Jimmy Giuffre: Cry Freedom
“Paul was such an avid listener. You’d be at a nightclub, and he knew how to get into a club. Somehow he would get in without paying. Wonderful! He would just show up. He was such a talent and I think Jimmy, when he decided to do the trio had people in mind and he’d met Steve and Steve and Paul had begun a friendship, so that’s when it started.
“They all got together and toured Germany for about a month, then their recordings happened and that was the end of it. Columbia decided to shelve it after so many months. They really weren’t into it. There was one guy there who really did have a forward look. He was influential for a time and wanted Jimmy to record so it happened. But after awhile the big guys said, 'this isn’t showing enough action.' That’s when Freefall was recorded, and those people were scratching their heads and actually I had named the album Yggdrasil, the Nordic name for the Tree of the Universe. Of course, I did the cover for it, because I was painting then. They decided, the art director decided, this is way too difficult for anyone to understand, and they made the painting I did into a tiny little postage stamp and then they had Paul, Steve, and Jimmy floating through space and called it Free Fall. I think a book was out at that time called Free Fall. "
The trio recorded two albums for Verve before signing with Columbia, Fusion, and Thesis. These have been reissued by ECM under the title 1961. Neither provoked the reaction that Freefall did. Perhaps tinged with the mysticism of La Violette, Giuffre’s poetic notes frame free improvisation as a spiritual quest, an idea that would a few years later be shared by many musicians. Little surprise that the Giuffres would count Mr. and Mrs. Joseph Campbell as friends. The album opens with the first of five unaccompanied clarinet improvisations, and Giuffre terminates the perception of the clarinet as an anachronism. The aptly titled “Propulsion” cries to freedom and flies out of the cage on a mad tear across the range of the clarinet. There’s no telling where Giuffre's going, but it’s a wild ride with that beautiful tone, that becomes a braying mule, moves into classical counterpoint, then takes back off into the stratosphere.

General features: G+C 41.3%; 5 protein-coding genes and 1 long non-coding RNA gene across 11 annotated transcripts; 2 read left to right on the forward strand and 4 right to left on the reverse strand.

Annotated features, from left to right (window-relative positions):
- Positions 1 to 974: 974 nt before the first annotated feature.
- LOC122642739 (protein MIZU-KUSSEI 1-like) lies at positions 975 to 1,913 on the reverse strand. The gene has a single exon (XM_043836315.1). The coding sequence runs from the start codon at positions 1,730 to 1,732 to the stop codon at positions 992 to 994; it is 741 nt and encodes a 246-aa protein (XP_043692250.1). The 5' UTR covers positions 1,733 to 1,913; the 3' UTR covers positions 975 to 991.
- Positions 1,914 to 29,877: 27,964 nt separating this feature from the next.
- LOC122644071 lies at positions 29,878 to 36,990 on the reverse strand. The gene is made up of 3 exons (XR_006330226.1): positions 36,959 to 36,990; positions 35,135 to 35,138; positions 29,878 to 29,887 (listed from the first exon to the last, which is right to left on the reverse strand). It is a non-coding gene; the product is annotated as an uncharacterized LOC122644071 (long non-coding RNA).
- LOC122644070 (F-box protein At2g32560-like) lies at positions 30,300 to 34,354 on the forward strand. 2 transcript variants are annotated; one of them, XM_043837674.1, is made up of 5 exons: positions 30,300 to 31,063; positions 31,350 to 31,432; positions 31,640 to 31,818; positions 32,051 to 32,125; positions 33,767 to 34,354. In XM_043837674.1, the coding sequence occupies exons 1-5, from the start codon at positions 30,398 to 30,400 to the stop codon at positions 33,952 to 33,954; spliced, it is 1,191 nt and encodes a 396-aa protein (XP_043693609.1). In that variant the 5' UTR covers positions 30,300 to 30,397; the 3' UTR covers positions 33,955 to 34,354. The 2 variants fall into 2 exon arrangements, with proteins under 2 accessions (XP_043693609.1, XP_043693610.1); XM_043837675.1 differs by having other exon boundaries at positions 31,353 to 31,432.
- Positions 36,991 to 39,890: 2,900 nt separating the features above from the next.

“Threewe” introduces the first group improvisation, and after months of playing together they perform like they’ve tapped into one mind. Bley’s light touch gives him a playful roll of the hand, and at times he reaches into the piano and plays the strings manually. At different points Giuffre’s phrasing creates implied rhythm. They use silence, Swallow scrapes his strings, Giuffre uses multiple voicings to suggest chords. On "Ornothoids,” Giuffre uses a loose embouchure that gets minimal intonation, and tightens up for some very high notes. On “Dichotomy,” he seems to use circular breathing for long tones held in duet with Swallow. As critics at the time called Giuffre’s music “arid” and “austere,” how could they have been immune to the rich emotional information packed into the 2:18 of “Man Alone,” or the humor in the trio’s “Spasmodic?” This is the same guy who recorded “Martians Go Home” with Shorty Rogers, after all.
The title track features Jimmy blowing solo through scales before using a sharp intonation followed by his breathy tones. “The Five Ways” ended the original album with a ten minute suite using five themes, each played once to launch the free improvisations. Ornette Coleman released his first record in 1959. Albert Ayler’s first album was still a year away. With the majority of the country watching “Ozzie and Harriett” and listening to Bobby Rydell, you know Jimmy faced a struggle.
“A lot of people hated it,” Mrs. Giuffre explains. “As a matter of fact when we got to Europe some of the more traditional audiences were quite unhappy with some of the newer music, specifically France. If you were going to get an audience it would have been in Europe. Eventually, people in Europe really cared for what he was doing much more, and still write him and keep in touch. So, he got a lot of tours out of Europe with the avant-garde thing. They were much more receptive, but every now and then you’d run into an audience who expected to hear “Train and a River,” or “Four Brothers,” and the people who came to hear that part of his life, or that part of his music, would be very disappointed. But Europe was far more accepting than this country. As a matter of fact some jazz musician... I was listening to the radio station one night. Jimmy had just put out Free Fall right about that time, and he called it ‘non-music.’ I was rather surprised they were actually putting it down in very definite ways. Jimmy was a visionary.